Weird Old Man
If the body starts to degrade, either from poison rot, ordinary decay, or from damaged suffered en route, let the group meet Ordbal, a crazy hermit living on the mountainside or on the tunnels. In his pack, he carries skulls of human and orcish soldiers alike, suggesting that he is not to be trifled with. Ordbal is an immortal wizard, driven mad by his endless years. If treated with respect, he casts a spell that restores Metzger’s body to pristine condition.
When pacing seems to call for it, hit the group with a challenging group of orcish enemies, intent on grabbing the corpse. On the bodies of the defeated, the PCs find a crude map to the town of Bienenstock, to the north but still within the war zone. Along with the map are several death’s head amulets. A character acquainted with orcish lore sees that the workmanship is human, not orcish. They are symbols of Rabmar, a forbidden deity worshiped by madmen and subversives.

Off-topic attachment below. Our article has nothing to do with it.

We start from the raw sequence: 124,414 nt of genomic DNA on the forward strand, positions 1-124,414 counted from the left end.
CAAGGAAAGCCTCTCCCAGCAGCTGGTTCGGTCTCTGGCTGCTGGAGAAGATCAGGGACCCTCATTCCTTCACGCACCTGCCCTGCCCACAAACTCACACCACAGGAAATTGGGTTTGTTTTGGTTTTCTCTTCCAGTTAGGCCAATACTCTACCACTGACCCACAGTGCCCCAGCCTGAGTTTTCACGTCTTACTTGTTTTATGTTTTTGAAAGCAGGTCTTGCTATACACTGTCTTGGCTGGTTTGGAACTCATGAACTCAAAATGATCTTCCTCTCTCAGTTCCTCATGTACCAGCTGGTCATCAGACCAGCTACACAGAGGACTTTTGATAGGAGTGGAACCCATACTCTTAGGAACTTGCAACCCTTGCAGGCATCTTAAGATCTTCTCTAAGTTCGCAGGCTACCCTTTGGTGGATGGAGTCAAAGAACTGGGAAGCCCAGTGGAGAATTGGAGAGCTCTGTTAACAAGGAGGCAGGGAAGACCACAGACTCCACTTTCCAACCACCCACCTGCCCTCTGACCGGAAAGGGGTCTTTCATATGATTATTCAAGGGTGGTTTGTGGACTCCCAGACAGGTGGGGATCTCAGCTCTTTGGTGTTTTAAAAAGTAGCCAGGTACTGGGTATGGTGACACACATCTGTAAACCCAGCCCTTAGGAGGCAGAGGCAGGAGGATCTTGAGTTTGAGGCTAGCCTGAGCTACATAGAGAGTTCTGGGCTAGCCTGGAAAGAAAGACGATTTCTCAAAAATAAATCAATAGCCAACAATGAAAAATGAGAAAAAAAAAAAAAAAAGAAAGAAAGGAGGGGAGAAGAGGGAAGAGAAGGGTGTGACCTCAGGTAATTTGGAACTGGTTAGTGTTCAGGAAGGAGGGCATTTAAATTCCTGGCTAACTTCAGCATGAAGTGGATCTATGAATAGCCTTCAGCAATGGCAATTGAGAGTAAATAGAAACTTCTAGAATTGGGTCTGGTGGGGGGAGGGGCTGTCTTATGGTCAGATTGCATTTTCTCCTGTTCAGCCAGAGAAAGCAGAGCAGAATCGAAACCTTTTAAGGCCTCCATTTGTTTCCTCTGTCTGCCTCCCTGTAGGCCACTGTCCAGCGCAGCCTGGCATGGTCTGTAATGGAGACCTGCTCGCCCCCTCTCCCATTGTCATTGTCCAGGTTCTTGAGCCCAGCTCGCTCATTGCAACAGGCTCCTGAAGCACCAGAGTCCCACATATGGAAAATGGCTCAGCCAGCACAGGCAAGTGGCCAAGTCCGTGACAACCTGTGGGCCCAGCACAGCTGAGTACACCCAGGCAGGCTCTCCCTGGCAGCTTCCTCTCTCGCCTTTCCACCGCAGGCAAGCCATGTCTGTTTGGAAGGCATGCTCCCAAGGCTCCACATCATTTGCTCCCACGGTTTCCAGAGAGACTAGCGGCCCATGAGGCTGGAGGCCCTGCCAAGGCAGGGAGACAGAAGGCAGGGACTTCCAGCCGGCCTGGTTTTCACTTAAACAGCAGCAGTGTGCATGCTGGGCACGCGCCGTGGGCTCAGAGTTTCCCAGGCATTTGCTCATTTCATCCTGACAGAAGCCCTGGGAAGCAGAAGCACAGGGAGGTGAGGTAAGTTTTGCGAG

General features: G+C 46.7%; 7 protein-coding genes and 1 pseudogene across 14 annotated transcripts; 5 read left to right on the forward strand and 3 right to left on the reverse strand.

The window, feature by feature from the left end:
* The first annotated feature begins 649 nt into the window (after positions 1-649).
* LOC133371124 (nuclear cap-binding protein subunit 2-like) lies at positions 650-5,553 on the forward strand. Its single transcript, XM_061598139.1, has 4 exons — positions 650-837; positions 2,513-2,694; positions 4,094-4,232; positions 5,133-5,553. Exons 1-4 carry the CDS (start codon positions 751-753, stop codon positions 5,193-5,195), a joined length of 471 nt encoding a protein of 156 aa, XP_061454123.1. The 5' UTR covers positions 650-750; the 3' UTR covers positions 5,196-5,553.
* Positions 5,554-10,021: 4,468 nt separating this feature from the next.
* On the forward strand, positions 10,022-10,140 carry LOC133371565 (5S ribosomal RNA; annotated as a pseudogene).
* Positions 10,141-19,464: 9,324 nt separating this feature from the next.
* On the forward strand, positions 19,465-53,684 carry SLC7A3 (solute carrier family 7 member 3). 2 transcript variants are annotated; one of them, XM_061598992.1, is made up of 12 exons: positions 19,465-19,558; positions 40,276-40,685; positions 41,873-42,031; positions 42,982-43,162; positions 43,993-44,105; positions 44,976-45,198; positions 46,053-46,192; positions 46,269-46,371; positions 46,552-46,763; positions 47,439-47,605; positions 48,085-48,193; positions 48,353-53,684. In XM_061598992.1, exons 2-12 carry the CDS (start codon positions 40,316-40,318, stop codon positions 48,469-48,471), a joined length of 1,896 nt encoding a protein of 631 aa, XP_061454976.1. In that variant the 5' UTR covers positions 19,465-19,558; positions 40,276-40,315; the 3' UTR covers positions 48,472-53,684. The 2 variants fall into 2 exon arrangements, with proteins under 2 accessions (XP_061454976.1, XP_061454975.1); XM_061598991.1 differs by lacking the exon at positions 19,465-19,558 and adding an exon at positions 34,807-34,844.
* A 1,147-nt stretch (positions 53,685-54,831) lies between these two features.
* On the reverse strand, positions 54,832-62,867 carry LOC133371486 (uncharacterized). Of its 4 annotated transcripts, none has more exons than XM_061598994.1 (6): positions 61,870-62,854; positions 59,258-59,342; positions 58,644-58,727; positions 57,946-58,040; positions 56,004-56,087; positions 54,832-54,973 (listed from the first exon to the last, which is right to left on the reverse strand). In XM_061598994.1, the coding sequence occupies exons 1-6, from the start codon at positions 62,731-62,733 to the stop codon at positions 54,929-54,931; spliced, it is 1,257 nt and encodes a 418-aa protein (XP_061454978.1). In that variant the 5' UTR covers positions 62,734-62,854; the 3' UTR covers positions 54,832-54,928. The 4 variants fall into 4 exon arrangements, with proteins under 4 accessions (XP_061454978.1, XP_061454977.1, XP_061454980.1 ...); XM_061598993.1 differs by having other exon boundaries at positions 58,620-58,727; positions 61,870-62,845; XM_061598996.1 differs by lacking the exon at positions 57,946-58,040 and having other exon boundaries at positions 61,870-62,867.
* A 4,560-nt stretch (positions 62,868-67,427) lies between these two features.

(This of course assumes that they win, rather than fleeing or suffering a TPK.)
If they haven’t already worked it out, a group detouring to Bienenstock discovers that the Rabmarites are acting as a Fifth Column, bringing death to the human lands by aiding the orcs. If you need it or the players want it, a fight with cultists can break out here.
The final battle on the road to Gerstestadt occurs when an elite orcish force, sheltered by death cultists, boils loose from captured farmhouses to make a last, all-out grab for Metzger’s body.
AUTHOR: Robin D. Laws
Robin designed the GUMSHOE investigative roleplaying system, including such games as The Esoterrorists and Ashen Stars. Among his other acclaimed RPG credits are Feng Shui and HeroQuest. Upcoming projects include Hillfolk, the first game using the DramaSystem RPG rules for personal interaction, and his eight novel, Blood of the City, available August 2012 from Paizo‚s Pathfinder Tales line. There Goes My Dream Job, the second volume of his comic strip, The Birds, is now available from Pelgrane Press.